Humidity: 80% Barometer: 1029 mb
Speed: 4-7 knots Course: 100 degrees True
Noon to noon distance made in nautical miles for the last 24 hours: 119 miles
Point of Sail: Close reach
Wind speed: Northeast 20 knots
Swells: NW, N, NE 6-9 ft. Very Confused. Impeding progress.
Noon Latitude: 41 deg 06′ N (Same latitude as Eureka, CA, but 500 miles west of it)
Noon Longitude: 135 deg 43′ W
Camanoe’s fish count since Maui: Flying fish – 7 Squid – 0 Mahi Mahi – 1
Breakfast today: Oatmeal with blueberries
Lunch today: PB and J (my favorite), 1 apple, dried fruit assorted
Dinner tonight: Mexican pressure cooker black bean soup and tortillas with rice

Camanoe the U-boat. She is a lone Wolfpack. She reminds me of the U-boat in Das Boot. Especially the scene at the beginning where they leave the shipyard and do a depth/pressure test to see if she will hold. At around 500 feet she begins leaking through various seams. Camanoe is doing the same thing today. Not bad, just a few drops here and there. It’s not surprising considering we are blasting through some very confused seas. We are currently beating into the northeast trade winds. Spray is engulfing the boat accompanied by some very large bangs and booms as we plow through the swells. I have a double-reefed main and just a bit of headsail out and we are flying. At least until a large wave hits or breaks on top of us slowing us down to four knots. I’m expecting this to go on for at least the next two days, if not until we reach San Francisco. We are just over 600 miles from San Francisco and pointed directly for it.

I’m looking forward to landfall and a long, hot shower accompanied by unlimited Guiness and pizza. I do shower everyday aboard Camanoe but it’s a military shower and more of an acrobatic feat than anything. The shower is located in the V-berth at the forward end of the boat. To say the least, it is very difficult to soap up and rinse off when it takes two hands to stay upright while we fly through the air. At least I have the option to shower aboard, most sailors don’t have the water to spare.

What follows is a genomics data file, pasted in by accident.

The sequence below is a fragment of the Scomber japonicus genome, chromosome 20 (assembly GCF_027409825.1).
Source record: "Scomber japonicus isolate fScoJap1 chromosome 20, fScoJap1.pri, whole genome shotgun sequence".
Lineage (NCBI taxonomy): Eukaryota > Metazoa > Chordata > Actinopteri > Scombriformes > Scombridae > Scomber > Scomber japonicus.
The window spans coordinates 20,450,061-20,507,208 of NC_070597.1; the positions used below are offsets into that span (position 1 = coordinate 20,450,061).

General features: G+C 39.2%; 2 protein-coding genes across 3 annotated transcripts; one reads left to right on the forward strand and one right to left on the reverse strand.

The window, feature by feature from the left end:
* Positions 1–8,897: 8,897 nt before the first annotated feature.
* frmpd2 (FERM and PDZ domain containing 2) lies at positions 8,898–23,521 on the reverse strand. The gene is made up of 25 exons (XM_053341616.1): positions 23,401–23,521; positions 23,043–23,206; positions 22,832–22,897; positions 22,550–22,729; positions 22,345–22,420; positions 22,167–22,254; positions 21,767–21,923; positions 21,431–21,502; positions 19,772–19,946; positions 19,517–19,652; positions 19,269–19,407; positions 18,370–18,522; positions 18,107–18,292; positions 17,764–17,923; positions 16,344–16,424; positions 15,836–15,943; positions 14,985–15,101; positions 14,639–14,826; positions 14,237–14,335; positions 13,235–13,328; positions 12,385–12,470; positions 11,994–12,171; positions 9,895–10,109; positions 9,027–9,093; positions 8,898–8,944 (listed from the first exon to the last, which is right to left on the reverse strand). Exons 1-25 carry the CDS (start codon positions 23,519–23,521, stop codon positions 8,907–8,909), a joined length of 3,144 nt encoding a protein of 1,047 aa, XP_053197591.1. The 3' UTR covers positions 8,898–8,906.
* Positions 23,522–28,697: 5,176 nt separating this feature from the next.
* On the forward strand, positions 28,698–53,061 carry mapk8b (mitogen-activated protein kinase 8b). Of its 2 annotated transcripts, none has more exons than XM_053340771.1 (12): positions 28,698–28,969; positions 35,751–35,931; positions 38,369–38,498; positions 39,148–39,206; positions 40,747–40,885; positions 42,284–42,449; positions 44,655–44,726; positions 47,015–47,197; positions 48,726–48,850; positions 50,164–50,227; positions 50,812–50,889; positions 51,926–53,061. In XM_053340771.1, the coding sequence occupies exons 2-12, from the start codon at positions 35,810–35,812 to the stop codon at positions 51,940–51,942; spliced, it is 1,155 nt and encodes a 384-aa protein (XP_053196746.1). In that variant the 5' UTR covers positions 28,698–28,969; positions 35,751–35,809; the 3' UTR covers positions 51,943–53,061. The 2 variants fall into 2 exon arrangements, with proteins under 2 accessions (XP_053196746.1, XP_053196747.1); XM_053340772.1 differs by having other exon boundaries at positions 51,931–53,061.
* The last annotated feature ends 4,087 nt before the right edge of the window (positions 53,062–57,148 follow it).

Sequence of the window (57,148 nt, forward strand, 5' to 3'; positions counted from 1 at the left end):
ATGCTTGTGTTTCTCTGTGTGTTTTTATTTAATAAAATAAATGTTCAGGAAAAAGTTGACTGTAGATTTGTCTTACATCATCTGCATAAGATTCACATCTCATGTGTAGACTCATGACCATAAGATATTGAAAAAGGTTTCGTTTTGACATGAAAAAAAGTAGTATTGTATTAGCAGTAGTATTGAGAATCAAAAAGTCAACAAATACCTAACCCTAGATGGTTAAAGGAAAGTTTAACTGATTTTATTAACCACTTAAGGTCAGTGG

-CAPT

East! I shall go East!

Air temp: 65 degrees
Humidity: 74% Barometer: 1028 mb
Speed: 5-6 knots Course: 100 degrees True
Noon to noon distance made in nautical miles for the last 24 hours: 115 miles
Point of Sail: Broad to Beam reach
Wind speed: Northeast 10 knots
Swells: NW, N, NE 4-6 ft. Very Confused. Impeding progress.
Noon Latitude: 41 deg 17′ N (Same latitude as Eureka, CA, but 620 miles west of it)
Noon Longitude: 138 deg 15′ W
Camanoe’s fish count since Maui: Flying fish – 7 Squid – 0 Mahi Mahi – 1
Breakfast today: Oatmeal with blueberries, 1 apple, Granola bar
Lunch today: Mexican pressure cooker black bean soup and Tortillas, 1 apple, tortilla chips
Dinner tonight: Either PB and J (my favorite) or ranch chicken and greens (frozen meal)

The last 24 hours has been bumpy. It has been washing machine conditions. We are still making decent progress but are repeatedly slowed to almost stopped in our tracks from the confused seas. The high will be above and behind us in the next 24 hours so we will probably have winds from the northeast forcing us to the southeast towards San Francisco. As of now we are 730 miles from San Fran. I will not speculate on a time frame, since the High has been very unpredictable. It would be great if it would start moving to the south and giving us favorable winds like it normally does this time of year.

Windy is still kicking butt out there. Camanoe is continuing to prove her ability as a blue water boat. And I’m still hiding down below reading, watching TV, stuffing my face, and only facing the elements to scan the horizon, make sail changes, or search for the sun. Today I did spend some time on the Ham Radio. Being Sunday, there was a lot of chatter on 20 meters. I made contact with stations in Oregon, Washington, California, and Texas. There is a pretty cool club in CA that helps the National Parks by manning fire watch towers in the National Parks. I don’t know the details, if they hike to these stations and camp, or drive, but it sounds like fun. Most of the volunteers are amateur radio operators, which probably have all kinds of neat homemade antenna rigs and radio set-ups they use up there. The club can be found at http://www.buckrock.org. I’m going to download the web page right now.

-CAPT

Life is Good!!

Air temp: 67 degrees
Humidity: 90%(It’s raining) Barometer: 1026 mb and up 1 in the last three hours Speed: 5 knots Course: 090 degrees True